The Norwegian America Line was founded in 1910. The aim of the company was to
maintain a mail, cargo and passenger route between Norway and America.
The first ship of the line was launched on the 23rd of November 1912 by Cammel, Laird
& Co. at Birkenhead, Liverpool. She was steamship of 11,000 gross tons (16,000 Displacement). This first ship was named
Kristianiafjord (1) after the fjord now called Oslofjord, where the Norwegian capitol is located. In 1913 the 2nd ship was launched from the same yard, an identical twin and sister-ship for the Kristianiafjord. This ship was named Bergensfjord (1). It became a tradition to name the ships of the line after the many Norwegian fjords.
The 3rd ship was launched from the same shipyard on the 21st of May 1917, she was the 12,500
ton steamer named Stavangerfjord. The company also had 3 freight steamers, they were the
S/S Trondhjemsfjord, the S/S Drammensfjord, and the S/S Romsdalsfjord, all of 12,000 tons displacement. These freight steamers are known to occasionally have taken a small number of passengers. The company also had a smaller coastal steamer, the S/S Friefjord.
Only the Kristianiafjord, Bergensfjord and Stavangerfjord were built for taking passengers on a regular route.
ACCOMMODATIONS AND SERVICE (1916):
At the time of building, the 3 new passenger steamers of the Norwegian American Line were modern and efficiently equipped for the utmost safety and comfort of the passengers. The ships had bilge keels were fitted to insure steadiness in rough weather. The thermo-tank system of heating and ventilation was installed and electric lights were fitted throughout. The Marconi system of
wireless telegraphy was also operated.
The First Class staterooms were with all modern improvements of those times. They were all facing out with a window and situated amidships on the Promenade Deck and had a capacity of accommodating 100 passengers. Two sumptuously furnished Cabins de Luxe en-Suite were situated on the Upper Promenade Deck, each comprising an exceptionally large sitting room, bedroom, private bath and toilet, assuring the maximum of comfort and luxury.
The First Class Dining Saloon was well ventilated and extended the entire width of the vessel. It was furnished with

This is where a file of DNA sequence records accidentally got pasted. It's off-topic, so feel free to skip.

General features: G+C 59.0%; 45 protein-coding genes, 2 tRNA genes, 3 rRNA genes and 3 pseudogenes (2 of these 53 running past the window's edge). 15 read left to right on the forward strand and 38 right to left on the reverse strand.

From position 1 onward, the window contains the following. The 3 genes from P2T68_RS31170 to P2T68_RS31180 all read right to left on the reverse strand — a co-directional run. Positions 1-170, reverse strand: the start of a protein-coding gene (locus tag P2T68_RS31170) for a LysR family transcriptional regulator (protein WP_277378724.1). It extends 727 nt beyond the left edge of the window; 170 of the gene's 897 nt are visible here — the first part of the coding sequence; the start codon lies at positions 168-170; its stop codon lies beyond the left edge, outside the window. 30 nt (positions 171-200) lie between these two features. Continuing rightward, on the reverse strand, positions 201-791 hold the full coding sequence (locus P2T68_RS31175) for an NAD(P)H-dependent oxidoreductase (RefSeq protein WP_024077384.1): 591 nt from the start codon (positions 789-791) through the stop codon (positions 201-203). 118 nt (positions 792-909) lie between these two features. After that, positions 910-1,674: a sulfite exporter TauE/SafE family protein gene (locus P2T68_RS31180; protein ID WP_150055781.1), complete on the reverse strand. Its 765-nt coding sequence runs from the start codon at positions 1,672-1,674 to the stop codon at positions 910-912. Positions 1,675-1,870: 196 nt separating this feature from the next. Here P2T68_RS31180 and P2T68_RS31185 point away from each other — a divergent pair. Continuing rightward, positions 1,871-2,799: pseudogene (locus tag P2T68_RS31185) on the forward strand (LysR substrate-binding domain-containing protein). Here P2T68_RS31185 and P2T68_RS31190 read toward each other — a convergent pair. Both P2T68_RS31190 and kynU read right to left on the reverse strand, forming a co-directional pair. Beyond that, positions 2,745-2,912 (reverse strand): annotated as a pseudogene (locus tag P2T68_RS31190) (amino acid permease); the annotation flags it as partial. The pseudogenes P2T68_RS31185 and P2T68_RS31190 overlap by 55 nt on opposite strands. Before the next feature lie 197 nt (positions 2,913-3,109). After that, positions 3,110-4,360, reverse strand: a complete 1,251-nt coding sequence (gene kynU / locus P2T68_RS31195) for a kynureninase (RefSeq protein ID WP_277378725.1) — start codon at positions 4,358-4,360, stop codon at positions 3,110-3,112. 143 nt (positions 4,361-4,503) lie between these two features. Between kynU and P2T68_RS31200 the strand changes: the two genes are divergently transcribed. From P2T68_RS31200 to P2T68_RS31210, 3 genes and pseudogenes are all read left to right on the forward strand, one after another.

small tables, and all first class passengers could dine at one sitting. The decorations were tastefully carried
out in white and gold with panels of Norwegian scenery. On the Promenade Deck there was a handsomely
appointed Lounge, a Music Room, as well as Reading- and Writing Rooms. The smoking saloon on the Upper Promenade Deck was finished in Australian oak, and was arranged in cozy alcoves. Adjoining the smoking saloon was the popular Veranda Café.
The spacious Promenade Decks afforded opportunity for passengers to participate in open-air recreation and deck games.
The Second Class state rooms were located on the Shelter Deck amidships, and were well ventilated and neatly furnished. State rooms could be secured for two or four persons.
The Second Class Dining Saloon, on the Shelter Deck aft, was furnished in polished birch and highly
decorated. It had a capacity of seating 120 passengers. The second class Music Room and Smoking Saloon were both situated on the Promenade Deck.
Four berth stateroom on the S/S Stavangerfjord
Third Class accommodations were provided for 860 passengers and the staterooms were arranged for 2, 4 and 6 persons.
The berths were of galvanized iron (The Hoskin's System) and were furnished with mattresses, pillows, sheets and
blankets. The staterooms were all fitted with wash-basins, mirrors etc. Commodious sitting rooms and smoking saloons were also provided for passengers traveling on the third class. The large airy dining saloons had a capacity of seating 354 passengers.
Well-prepared meals were served by the ship's stewards, and every provision was made for the comfort of passengers.(From a 1916 N.A.L. booklet)
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Some companies may have had additional ships in their fleets to those mentioned above. They might not have been included if the ships were not engaged in the conveyance of emigrants. Some ships mentioned in the fleet lists may have been chartered from other companies, see the ship's description and history for more details.